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Cigano GJ-10 truss-rod adjustment problem

The allen wrench cannot seat fully into the nut. A top brace is right up next to it and partially blocking it. Using a mirror, I'd estimate that the upper 25-30% of the truss-rod nut is inaccessible.

Any suggestions? Should I shave down a little of the brace just in front of the nut? Would a ball-end wrench get under there?

I've had no trouble at all adjusting my Gitane DG-300. It was a cinch. This GJ-10 was purchased used and plays and sounds great. However, it has just a little more relief than I like.

Thanks for any help.

Comments

  • David F.David F. Vancouver, WA✭✭✭
    Posts: 54
    I'm a bicycle mechanic for work and often have to figure out how to adjust a fastener that's in a partly obscured position. I would try a Bondhus (ball end) wrench. I don't think they make a regular "L" shaped key with a ball on the short end; you may have to do something like turn it with a very short box-end wrench--there are 4mm and 5mm box end wrenches. The ideal might be to get a socket the right size and buy a Bondhus wrench to cut 1" or so off of the end to turn with the socket--you'll have a custom Cigano truss rod tool!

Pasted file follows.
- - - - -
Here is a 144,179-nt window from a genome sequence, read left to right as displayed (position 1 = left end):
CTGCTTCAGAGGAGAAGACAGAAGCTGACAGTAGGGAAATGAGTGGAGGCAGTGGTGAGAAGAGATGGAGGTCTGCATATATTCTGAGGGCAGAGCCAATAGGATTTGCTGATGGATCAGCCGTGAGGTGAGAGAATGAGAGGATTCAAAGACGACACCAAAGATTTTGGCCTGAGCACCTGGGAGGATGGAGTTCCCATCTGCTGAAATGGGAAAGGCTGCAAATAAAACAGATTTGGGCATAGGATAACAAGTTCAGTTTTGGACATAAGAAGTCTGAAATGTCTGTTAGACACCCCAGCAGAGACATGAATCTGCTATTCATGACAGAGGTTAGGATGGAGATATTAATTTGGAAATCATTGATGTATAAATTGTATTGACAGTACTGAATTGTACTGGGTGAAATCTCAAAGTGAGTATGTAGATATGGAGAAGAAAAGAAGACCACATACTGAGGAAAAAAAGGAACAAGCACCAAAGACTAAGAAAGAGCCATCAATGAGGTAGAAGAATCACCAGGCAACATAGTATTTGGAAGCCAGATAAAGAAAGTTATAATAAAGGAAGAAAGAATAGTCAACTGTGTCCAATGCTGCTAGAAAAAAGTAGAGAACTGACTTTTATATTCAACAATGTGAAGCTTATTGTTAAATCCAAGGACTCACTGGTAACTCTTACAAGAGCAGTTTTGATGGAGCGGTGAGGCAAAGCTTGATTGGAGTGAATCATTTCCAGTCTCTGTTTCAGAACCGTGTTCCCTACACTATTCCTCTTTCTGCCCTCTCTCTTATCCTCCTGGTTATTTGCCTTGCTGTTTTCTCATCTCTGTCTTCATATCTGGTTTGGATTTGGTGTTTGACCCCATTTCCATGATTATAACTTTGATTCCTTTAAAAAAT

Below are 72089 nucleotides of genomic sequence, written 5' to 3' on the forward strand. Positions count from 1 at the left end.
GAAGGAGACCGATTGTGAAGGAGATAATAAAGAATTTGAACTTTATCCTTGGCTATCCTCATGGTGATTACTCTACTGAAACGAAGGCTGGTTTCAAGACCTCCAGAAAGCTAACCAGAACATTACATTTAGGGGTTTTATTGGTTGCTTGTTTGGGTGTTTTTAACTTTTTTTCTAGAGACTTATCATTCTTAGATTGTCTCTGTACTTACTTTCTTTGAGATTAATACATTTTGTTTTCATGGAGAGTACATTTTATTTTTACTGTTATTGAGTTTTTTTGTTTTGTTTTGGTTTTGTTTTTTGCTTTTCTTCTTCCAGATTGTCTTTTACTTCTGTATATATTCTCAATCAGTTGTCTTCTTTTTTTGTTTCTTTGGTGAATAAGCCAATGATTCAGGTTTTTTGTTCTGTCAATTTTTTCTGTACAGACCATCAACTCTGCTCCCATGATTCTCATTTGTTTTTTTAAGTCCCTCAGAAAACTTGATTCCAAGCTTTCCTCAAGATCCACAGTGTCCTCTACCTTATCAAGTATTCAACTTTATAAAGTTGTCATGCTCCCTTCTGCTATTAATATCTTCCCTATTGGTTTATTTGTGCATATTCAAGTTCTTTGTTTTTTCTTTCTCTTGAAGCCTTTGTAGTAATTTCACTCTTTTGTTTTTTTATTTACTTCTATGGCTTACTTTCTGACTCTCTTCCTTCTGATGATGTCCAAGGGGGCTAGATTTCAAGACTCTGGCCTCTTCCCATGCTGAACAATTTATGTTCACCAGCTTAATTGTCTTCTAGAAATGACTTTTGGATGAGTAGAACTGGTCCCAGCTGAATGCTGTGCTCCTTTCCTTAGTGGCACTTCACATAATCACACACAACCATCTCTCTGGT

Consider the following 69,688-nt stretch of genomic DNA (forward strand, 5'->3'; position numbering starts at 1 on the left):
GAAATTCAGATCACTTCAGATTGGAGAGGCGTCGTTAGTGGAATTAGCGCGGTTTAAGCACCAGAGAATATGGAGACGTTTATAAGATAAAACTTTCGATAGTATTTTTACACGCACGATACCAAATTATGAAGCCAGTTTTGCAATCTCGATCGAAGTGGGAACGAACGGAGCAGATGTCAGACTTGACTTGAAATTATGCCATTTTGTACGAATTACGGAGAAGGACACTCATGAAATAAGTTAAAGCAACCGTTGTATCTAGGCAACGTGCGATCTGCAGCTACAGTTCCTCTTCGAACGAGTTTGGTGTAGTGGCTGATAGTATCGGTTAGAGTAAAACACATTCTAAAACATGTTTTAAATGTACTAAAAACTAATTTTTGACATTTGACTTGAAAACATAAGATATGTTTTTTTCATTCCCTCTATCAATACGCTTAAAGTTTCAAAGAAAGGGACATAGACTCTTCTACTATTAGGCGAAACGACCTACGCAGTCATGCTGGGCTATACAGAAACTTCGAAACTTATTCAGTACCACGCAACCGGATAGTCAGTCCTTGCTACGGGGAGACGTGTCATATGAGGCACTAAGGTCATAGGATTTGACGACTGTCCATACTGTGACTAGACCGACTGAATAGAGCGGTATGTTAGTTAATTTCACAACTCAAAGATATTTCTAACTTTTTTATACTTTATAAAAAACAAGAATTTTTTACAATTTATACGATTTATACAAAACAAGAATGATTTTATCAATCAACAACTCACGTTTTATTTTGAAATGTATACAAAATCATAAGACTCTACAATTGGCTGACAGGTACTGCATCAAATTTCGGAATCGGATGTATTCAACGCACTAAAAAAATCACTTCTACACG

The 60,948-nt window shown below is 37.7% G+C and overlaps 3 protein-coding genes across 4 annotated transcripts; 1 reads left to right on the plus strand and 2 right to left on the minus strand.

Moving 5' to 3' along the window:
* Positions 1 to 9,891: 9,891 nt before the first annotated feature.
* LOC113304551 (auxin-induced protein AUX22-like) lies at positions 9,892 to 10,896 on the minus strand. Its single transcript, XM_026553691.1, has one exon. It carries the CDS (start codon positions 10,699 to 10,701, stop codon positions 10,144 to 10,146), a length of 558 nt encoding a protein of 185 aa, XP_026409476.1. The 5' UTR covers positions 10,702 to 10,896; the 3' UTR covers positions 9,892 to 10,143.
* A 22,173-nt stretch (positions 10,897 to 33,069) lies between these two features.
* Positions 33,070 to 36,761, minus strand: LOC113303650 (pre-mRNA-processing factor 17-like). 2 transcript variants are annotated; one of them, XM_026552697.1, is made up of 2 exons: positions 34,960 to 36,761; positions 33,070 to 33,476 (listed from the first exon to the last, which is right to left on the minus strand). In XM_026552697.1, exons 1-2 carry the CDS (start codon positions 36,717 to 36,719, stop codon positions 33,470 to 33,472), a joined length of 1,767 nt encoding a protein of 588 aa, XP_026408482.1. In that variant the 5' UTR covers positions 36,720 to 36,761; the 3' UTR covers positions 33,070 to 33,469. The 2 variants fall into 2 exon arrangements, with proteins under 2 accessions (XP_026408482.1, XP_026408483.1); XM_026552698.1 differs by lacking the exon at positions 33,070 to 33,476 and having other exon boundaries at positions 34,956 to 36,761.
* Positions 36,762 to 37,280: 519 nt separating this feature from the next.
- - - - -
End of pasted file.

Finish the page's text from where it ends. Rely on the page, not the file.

• BluesBop HarryBluesBop Harry Mexico city, MexicoVirtuoso
    Posts: 1,379
    wow, that's weird... my guitar also has a top brace in front of the trussrod access but the brace has a hole in it for the wrench to go through.
    Maybe taking your guitar to a good repair guy is in order?
  • Posts: 16
    Thanks for the input, guys.

    Eventually, I am sure I'll have to address this problem with either a bold frontal assault (me and some shop tools/improvised ball-end wrench) or a trip to the luthier.

    Fortunately, the guitar is just fine as is. But, it would be nice to be able to adjust the neck relief from time to time.
  • Bob HoloBob Holo Moderator
    Posts: 1,251
    Yep, Bondhus - no shop is complete without a set.

    http://www.northerntool.com/webapp/wcs/ ... _200351109

    But nonetheless - take it easy on the trussrod. Trussrods are one of those things people view as a panacea to every neck or playability issue and in reality they're really good for only retaining the proper curvature of the fretboard between the ~2nd and 9th frets (approx...) and even then they should really only be used to vary things by a few thousandths of an inch - anything more than that and the issue is elsewhere. They're really given too much credit/blame for what they do and don't do for a neck. Even if you do try adjusting it yourself, have someone who knows a fair bit about necks take a look at it for you to make sure that's what needs adjustment. Most of the time it's just a high fret or low action etc.
    You get one chance to enjoy this day, but if you're doing it right, that's enough.
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